Professional Tax Research Solutions from the Founder of Kleinrock. tax and accounting research
Parker Tax Pro Library
Accounting News Tax Analysts professional tax research software Like us on Facebook Follow us on Twitter View our profile on LinkedIn Find us on Pinterest
federal tax research
Professional Tax Software
tax and accounting
Tax Research Articles Tax Research Parker's Tax Research Articles Accounting Research CPA Client Letters Tax Research Software Client Testimonials Tax Research Software Federal Tax Research tax research

Accounting Software for Accountants, CPA, Bookeepers, and Enrolled Agents

Taxpayer "Willfully" Failed to File FBAR; Maximum Penalty Upheld

(Parker Tax Publishing January 2019)

The Court of Federal Claims held that a taxpayer's failure to file a Report of Foreign Bank and Financial Accounts was "willful" because, by failing to review her tax returns for the years at issue and falsely representing on her tax returns that she had no foreign bank accounts, she acted with reckless disregard of the duty to report the accounts. The court also found that the IRS did not abuse its discretion in imposing the maximum penalty based on its finding of willfulness. Kimble v. U.S., 2018 PTC 450 (Fed. Cl. 2018).


Alice Green is a U.S. citizen, born in 1951. Her father, Harold Green, died in 1997; her mother, Frances Green, died in 2016. Around 1980, the Greens opened an investment account at the Union Bank of Switzerland (UBS) and designated Alice as a co-owner. Mr. Green, who was Jewish, established the account for use in case Alice ever needed to escape the United States in the event of a second Holocaust. Alice married Michael Kimble in 1984. Mr. Green told Mr. Kimble about the UBS account, specifying that it should be kept secret and used only in a dire emergency. Mr. Kimble promised to always respect Mr. Green's wishes. The Kimbles had one son, David, born in 1985. Mrs. Kimble told David about the UBS account when he was a teenager and instructed him to keep it secret.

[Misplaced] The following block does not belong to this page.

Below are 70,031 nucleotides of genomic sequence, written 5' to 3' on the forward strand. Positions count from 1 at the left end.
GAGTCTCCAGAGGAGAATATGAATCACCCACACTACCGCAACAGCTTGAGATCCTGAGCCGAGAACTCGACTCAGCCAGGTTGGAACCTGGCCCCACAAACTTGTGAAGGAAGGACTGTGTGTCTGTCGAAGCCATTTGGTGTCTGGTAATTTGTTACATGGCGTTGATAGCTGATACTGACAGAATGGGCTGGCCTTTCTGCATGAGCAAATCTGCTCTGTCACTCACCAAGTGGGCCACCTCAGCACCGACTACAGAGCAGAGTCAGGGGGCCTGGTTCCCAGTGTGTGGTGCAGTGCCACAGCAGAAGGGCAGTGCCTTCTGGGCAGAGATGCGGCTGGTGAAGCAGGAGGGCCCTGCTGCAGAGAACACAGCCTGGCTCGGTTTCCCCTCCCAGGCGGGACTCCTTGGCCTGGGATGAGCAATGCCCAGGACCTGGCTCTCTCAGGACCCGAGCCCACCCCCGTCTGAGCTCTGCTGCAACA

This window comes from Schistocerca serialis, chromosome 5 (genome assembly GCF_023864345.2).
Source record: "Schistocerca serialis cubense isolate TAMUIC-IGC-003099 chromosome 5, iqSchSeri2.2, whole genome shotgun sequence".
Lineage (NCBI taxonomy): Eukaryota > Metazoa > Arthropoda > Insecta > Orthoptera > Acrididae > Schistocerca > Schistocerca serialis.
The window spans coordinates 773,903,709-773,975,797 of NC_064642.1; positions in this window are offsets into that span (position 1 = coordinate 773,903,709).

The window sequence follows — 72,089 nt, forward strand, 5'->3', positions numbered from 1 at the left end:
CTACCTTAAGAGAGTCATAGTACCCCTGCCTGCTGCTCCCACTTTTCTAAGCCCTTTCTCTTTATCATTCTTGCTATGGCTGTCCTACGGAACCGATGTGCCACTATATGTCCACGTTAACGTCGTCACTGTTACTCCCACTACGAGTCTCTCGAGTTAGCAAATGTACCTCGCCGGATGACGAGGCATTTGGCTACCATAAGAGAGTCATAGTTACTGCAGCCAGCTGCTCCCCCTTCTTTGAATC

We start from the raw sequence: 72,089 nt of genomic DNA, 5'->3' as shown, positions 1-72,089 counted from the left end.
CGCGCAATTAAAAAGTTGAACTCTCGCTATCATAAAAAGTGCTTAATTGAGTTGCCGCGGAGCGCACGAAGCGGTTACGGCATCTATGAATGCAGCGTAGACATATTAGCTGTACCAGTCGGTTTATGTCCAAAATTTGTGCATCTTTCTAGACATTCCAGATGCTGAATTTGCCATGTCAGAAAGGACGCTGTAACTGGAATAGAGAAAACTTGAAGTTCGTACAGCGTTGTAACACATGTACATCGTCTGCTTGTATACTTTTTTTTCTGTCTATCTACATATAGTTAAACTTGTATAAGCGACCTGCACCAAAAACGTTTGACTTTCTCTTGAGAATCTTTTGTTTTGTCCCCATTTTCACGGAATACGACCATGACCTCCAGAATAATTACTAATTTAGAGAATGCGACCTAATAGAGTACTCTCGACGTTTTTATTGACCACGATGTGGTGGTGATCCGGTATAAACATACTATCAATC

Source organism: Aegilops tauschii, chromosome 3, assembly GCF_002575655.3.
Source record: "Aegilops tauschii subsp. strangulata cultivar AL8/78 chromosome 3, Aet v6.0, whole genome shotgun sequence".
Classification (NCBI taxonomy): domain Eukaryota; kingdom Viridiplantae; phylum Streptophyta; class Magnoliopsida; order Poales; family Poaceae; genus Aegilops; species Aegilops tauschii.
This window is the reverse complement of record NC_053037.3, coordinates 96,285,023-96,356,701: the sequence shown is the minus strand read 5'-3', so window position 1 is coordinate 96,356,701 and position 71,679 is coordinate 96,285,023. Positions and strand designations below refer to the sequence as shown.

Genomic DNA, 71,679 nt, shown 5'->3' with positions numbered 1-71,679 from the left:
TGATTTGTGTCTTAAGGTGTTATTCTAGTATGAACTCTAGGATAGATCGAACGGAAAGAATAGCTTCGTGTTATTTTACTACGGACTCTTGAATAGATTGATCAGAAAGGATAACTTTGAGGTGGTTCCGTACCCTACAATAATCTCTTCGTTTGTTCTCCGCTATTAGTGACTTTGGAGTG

In 1998, the Kimbles opened a bank account at HSBC in Paris, France, to pay expenses associated with a Paris apartment they owned. Mr. Kimble handled the couple's finances and prepared their joint tax returns, but never reported any investment income derived either from the HSBC or the UBS accounts. He also did not report the existence of their foreign bank accounts.

The Kimbles divorced in 2000. The UBS account was not mentioned in any divorce documents and, after the divorce, Mrs. Kimble became the sole owner of the HSBC account. Around 2000, Mrs. Kimble hired Steven Weinstein, a CPA, to prepare her tax returns. Weinstein never asked Mrs. Kimble if she had a foreign bank account, and she did not disclose the existence of either the UBS or HSBC accounts to Weinstein. Mrs. Kimble also never asked Weinstein whether foreign investment income needed to be reported on her income tax returns.